The Scottish Tories will outline plans for the doubling of sentences against those who attack emergency service staff, the party’s leader has said.
Ahead of the party’s autumn conference this weekend, Douglas Ross has announced proposals to toughen up what he describes as the “soft touch” justice system.
The maximum penalty for attacking an emergency service worker under the Emergency Workers (Scotland) Act 2005 is one year, which the Tories want to increase to two years.
A freedom of information request by the Tories showed 72% of those convicted under the Act were not given any jail time at all, which Mr Ross attributed to the Scottish Government’s presumption against sentences under one year.
Mr Ross said: “It’s shocking that so many frontline workers are assaulted while serving the people of Scotland by keeping us safe.
“As the husband of a police officer, I know only too well the dangers that those working in our emergency services face and there should be zero tolerance of violence against them.
“The SNP’s soft touch approach has not worked. By effectively banning short-term prison sentences, criminals who assault these key workers are dodging jail.”
He added: “Especially after all they have done for us during this pandemic, our emergency services deserve better and by doubling the sentences for these abhorrent attacks, we can start to stamp out these crimes.”
Official statistics published in September by the Scottish Government show there were 7,519 assaults against emergency service workers in 2019-20 – a 16% rise compared with 2010-11.
When asked about the proposals at First Minister’s Questions by Tory justice spokesman Liam Kerr, Nicola Sturgeon she would consider them.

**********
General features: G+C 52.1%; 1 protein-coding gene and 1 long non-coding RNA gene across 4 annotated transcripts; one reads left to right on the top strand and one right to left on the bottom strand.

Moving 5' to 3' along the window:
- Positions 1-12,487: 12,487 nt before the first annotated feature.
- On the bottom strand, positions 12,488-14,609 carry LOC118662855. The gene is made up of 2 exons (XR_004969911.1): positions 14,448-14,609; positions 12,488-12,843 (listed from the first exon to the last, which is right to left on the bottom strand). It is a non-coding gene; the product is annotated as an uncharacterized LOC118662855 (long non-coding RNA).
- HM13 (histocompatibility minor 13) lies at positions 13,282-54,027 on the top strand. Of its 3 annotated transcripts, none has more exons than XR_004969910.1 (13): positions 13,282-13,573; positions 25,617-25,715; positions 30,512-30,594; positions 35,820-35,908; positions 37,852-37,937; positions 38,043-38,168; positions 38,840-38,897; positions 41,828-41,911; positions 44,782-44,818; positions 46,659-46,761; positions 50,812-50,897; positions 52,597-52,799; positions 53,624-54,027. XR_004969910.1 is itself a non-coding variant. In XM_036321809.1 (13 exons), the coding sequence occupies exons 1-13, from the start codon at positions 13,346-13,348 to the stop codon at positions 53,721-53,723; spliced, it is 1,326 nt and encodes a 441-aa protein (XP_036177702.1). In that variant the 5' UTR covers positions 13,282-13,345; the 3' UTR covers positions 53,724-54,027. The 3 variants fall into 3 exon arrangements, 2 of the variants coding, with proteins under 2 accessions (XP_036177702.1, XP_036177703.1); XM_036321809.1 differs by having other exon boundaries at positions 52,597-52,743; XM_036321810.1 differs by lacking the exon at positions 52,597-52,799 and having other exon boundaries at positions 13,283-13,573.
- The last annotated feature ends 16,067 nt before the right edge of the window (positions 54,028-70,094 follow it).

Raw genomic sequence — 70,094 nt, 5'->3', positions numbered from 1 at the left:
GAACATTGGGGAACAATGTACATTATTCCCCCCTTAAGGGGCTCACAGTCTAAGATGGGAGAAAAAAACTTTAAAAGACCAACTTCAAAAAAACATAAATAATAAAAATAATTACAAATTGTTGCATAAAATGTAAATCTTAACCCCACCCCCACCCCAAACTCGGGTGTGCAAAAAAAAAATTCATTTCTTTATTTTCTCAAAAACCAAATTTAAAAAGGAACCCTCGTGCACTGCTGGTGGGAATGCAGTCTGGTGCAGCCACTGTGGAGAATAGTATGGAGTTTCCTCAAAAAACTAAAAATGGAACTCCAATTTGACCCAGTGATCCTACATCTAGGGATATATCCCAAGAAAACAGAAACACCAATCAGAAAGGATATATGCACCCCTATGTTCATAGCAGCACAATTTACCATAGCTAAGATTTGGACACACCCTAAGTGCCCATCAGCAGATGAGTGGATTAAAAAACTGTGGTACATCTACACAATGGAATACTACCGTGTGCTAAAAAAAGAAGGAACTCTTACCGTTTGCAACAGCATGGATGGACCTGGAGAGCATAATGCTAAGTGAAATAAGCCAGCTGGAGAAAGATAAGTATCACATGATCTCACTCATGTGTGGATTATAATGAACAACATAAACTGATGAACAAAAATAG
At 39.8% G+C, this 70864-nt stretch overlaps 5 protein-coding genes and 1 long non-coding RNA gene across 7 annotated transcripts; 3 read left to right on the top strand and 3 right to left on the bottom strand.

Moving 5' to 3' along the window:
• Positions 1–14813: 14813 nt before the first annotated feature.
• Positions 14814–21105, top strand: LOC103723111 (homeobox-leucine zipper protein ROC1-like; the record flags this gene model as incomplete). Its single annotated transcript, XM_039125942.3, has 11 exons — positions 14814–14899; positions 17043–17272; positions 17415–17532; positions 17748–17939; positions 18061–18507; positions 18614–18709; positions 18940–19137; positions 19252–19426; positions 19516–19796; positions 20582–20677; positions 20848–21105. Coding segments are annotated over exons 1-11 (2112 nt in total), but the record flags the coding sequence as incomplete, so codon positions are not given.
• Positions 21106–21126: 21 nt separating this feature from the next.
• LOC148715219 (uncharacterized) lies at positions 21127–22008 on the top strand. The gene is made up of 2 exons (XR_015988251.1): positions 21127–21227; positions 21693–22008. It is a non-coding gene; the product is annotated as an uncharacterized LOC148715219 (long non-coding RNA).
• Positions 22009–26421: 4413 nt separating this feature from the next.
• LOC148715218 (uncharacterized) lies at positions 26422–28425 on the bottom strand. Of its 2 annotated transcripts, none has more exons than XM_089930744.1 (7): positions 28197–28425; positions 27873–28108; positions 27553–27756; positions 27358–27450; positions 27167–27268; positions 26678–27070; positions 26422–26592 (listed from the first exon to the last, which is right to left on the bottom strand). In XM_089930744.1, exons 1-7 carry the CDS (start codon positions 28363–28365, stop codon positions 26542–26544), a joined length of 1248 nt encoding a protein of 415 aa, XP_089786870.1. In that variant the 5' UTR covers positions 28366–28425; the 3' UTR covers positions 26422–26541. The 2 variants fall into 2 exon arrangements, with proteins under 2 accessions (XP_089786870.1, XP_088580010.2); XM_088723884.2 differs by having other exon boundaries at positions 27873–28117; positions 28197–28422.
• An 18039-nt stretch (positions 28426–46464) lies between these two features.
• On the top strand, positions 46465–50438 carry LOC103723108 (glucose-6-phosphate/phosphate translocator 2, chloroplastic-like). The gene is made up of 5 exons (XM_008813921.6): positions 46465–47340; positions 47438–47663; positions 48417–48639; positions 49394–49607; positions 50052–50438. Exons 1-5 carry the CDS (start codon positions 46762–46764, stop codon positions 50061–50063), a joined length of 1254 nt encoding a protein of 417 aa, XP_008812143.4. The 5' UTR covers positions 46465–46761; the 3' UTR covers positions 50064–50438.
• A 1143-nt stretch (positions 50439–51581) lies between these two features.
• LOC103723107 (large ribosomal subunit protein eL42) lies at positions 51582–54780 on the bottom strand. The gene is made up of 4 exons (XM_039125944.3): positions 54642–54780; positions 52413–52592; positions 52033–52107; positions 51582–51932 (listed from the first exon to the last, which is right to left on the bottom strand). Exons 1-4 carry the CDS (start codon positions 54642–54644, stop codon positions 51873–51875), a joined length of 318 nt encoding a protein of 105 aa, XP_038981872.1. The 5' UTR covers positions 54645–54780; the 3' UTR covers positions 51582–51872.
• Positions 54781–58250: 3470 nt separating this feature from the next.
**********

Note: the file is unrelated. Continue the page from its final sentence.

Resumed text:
The First Minister added: “I do have a bit of hesitation – particularly around some, not all, of these criminal justice policies from the Conservatives around short sentences – because I think we do need to look at these things carefully.
“The vast majority of people in Scotland understand the reasons (for the presumption against short sentences) – because it helps to cut crime, it helps to rehabilitate offenders, in having alternative sentences rather than short-term prison sentences which often don’t meet those objectives.
“All of us are in unanimity across this chamber about how abhorrent it is for anybody to attack an emergency worker but we need to make sure that we have the right criminal justice policies in place that punish offenders, absolutely, but also contribute towards rehabilitation and cutting crime as well.”
Mr Ross is due to speak alongside pre-recorded messages from Prime Minister Boris Johnson, Chancellor Rishi Sunak and Scottish Secretary Alister Jack this weekend in his first conference since taking over as leader from Jackson Carlaw earlier this year.
His speech comes six months before next year’s Holyrood election.
Polls predict the Tories will shore up their position in second place – maintaining the lead over Labour won in 2016 – but with the SNP again expected to return the most MSPs.
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